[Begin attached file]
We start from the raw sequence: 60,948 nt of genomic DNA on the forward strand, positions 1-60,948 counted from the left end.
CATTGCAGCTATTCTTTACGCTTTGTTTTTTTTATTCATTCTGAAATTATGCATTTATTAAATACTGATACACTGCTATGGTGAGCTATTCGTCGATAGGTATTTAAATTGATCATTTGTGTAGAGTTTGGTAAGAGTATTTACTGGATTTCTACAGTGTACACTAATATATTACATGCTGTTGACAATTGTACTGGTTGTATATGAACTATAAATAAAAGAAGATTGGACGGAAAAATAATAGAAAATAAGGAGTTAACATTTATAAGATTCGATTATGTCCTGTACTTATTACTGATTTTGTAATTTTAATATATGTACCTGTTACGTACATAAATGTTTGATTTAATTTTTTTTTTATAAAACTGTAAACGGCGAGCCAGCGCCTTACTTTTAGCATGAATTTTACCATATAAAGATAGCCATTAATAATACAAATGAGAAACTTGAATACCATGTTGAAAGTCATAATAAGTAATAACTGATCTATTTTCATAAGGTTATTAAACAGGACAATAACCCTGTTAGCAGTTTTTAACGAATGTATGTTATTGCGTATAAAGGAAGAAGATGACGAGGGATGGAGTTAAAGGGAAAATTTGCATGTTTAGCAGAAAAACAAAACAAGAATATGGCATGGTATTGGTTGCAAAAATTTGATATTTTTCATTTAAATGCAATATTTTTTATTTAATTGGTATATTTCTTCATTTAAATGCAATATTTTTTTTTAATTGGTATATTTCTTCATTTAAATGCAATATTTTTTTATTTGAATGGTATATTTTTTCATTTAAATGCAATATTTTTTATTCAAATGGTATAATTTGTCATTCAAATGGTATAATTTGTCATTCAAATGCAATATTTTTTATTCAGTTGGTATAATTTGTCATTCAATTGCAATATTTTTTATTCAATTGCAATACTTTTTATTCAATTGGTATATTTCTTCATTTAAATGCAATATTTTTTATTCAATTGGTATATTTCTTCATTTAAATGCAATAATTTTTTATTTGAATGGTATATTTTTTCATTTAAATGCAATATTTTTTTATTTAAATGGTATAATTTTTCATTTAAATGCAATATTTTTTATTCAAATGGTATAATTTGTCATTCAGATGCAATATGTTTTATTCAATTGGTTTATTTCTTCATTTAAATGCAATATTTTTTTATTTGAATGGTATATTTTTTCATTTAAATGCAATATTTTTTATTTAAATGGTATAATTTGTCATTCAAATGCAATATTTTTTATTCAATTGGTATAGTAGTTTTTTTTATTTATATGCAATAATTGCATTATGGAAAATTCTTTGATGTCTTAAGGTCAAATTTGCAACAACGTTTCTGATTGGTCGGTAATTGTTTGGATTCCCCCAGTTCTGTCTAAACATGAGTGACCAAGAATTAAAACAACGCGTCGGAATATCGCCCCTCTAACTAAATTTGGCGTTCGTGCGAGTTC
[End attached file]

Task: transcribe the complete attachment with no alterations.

We start from the raw sequence: 60,948 nt of genomic DNA on the forward strand, positions 1-60,948 counted from the left end.
CATTGCAGCTATTCTTTACGCTTTGTTTTTTTTATTCATTCTGAAATTATGCATTTATTAAATACTGATACACTGCTATGGTGAGCTATTCGTCGATAGGTATTTAAATTGATCATTTGTGTAGAGTTTGGTAAGAGTATTTACTGGATTTCTACAGTGTACACTAATATATTACATGCTGTTGACAATTGTACTGGTTGTATATGAACTATAAATAAAAGAAGATTGGACGGAAAAATAATAGAAAATAAGGAGTTAACATTTATAAGATTCGATTATGTCCTGTACTTATTACTGATTTTGTAATTTTAATATATGTACCTGTTACGTACATAAATGTTTGATTTAATTTTTTTTTTATAAAACTGTAAACGGCGAGCCAGCGCCTTACTTTTAGCATGAATTTTACCATATAAAGATAGCCATTAATAATACAAATGAGAAACTTGAATACCATGTTGAAAGTCATAATAAGTAATAACTGATCTATTTTCATAAGGTTATTAAACAGGACAATAACCCTGTTAGCAGTTTTTAACGAATGTATGTTATTGCGTATAAAGGAAGAAGATGACGAGGGATGGAGTTAAAGGGAAAATTTGCATGTTTAGCAGAAAAACAAAACAAGAATATGGCATGGTATTGGTTGCAAAAATTTGATATTTTTCATTTAAATGCAATATTTTTTATTTAATTGGTATATTTCTTCATTTAAATGCAATATTTTTTTTTAATTGGTATATTTCTTCATTTAAATGCAATATTTTTTTATTTGAATGGTATATTTTTTCATTTAAATGCAATATTTTTTATTCAAATGGTATAATTTGTCATTCAAATGGTATAATTTGTCATTCAAATGCAATATTTTTTATTCAGTTGGTATAATTTGTCATTCAATTGCAATATTTTTTATTCAATTGCAATACTTTTTATTCAATTGGTATATTTCTTCATTTAAATGCAATATTTTTTATTCAATTGGTATATTTCTTCATTTAAATGCAATAATTTTTTATTTGAATGGTATATTTTTTCATTTAAATGCAATATTTTTTTATTTAAATGGTATAATTTTTCATTTAAATGCAATATTTTTTATTCAAATGGTATAATTTGTCATTCAGATGCAATATGTTTTATTCAATTGGTTTATTTCTTCATTTAAATGCAATATTTTTTTATTTGAATGGTATATTTTTTCATTTAAATGCAATATTTTTTATTTAAATGGTATAATTTGTCATTCAAATGCAATATTTTTTATTCAATTGGTATAGTAGTTTTTTTTATTTATATGCAATAATTGCATTATGGAAAATTCTTTGATGTCTTAAGGTCAAATTTGCAACAACGTTTCTGATTGGTCGGTAATTGTTTGGATTCCCCCAGTTCTGTCTAAACATGAGTGACCAAGAATTAAAACAACGCGTCGGAATATCGCCCCTCTAACTAAATTTGGCGTTCGTGCGAGTTC